? 1 Education Reform By Uno. The danger of denominational con flict was pointed out in my last ar ticle as likely, in any scheme of Education Reform, to . result in a hackneyed system of morality teach ing in substitution for that based on the Christ-like principle — the spur ious for the true. The only other alternative will be a strictly secular course, which will never give satis faction to right-thinking men, who have the future welfare of the coun try and its people at heart. An effort in the same article was also made to show how the difficulty might be overcome by exercising a wise discretion. Certainly all Our clerics do not belong to the weak kneed class, who have not robust and 'vigorous thought enough to recognise the blind bigotry and folly of con founding denominationalism with religion. Should each denominational head recognise the impossibility of getting all men to think as he does, the attempt would be given up, as was done by the amateur watchmak ing king, and the ...
OUR TELEGRAPHIC SERVICE. PERTH, This Day. [Newspaper Article] — Bunbury Herald — 12 July 1893
OUR TELEGRAPHIC SERVICE. [Br Telegraph.! (From Our Correspondent.) ?« Perth, This Day. The decision of the two Perth news papers to stop for the present all the telegraphic service, as announced yes terday is causing general consterna tion among the public. It is generally felt that the Govern ment is treating the papers of the Colony in an unfair manner. ^^ What is wanted is simnlv a fair ^ ' share of the advertising of the Co lony's requirements. The matter will probably be men tioned in Parliament. Mr. Robert Sholl gave notice in the Assembly of his intention to ask the Premier what the Government intend doing in view of the inconvenience to the public, owing to the nonpublica tion of Press telegrams ; and also moved for returns showing the sum spent by each paper in telegrams for the past six months, and other in formation. Perth, 4 p.m. This Day, Both the papers appeared to-day without a line of telegrams, either foreign, intercolonial or provincial. The inconvenience is greatl...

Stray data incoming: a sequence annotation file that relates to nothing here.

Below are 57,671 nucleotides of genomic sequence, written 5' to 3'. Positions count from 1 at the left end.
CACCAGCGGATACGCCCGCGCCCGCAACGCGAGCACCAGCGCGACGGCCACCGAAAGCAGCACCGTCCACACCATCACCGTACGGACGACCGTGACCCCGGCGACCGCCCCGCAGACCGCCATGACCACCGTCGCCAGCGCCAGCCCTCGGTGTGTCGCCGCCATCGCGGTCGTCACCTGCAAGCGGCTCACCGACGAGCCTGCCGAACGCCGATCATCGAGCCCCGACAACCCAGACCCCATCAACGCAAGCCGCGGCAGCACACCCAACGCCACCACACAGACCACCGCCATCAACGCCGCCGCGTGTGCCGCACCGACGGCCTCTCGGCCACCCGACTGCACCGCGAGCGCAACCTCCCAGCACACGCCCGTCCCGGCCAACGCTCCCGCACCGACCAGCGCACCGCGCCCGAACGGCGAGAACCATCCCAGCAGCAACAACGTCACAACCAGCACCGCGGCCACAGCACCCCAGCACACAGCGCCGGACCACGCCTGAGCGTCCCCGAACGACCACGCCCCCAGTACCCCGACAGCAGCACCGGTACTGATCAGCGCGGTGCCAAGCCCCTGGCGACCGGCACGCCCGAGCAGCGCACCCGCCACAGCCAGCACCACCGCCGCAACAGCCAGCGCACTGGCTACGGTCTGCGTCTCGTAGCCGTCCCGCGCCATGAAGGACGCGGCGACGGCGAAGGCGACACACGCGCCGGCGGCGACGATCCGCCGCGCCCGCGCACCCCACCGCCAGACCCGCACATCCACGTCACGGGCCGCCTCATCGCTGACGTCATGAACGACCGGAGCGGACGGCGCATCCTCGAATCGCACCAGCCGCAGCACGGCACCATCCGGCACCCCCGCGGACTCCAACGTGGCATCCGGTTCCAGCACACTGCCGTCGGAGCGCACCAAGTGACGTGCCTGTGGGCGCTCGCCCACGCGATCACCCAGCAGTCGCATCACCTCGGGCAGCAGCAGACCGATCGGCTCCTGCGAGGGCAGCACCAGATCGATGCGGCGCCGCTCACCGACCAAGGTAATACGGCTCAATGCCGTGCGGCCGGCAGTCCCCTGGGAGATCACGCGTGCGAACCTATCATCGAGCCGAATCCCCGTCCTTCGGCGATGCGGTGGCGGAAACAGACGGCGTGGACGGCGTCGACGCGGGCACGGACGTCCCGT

Local Court. TUESDAY, JULY 11TH. (Before W. H. Timperley, Esq. R.M.) [Newspaper Article] — Bunbury Herald — 12 July 1893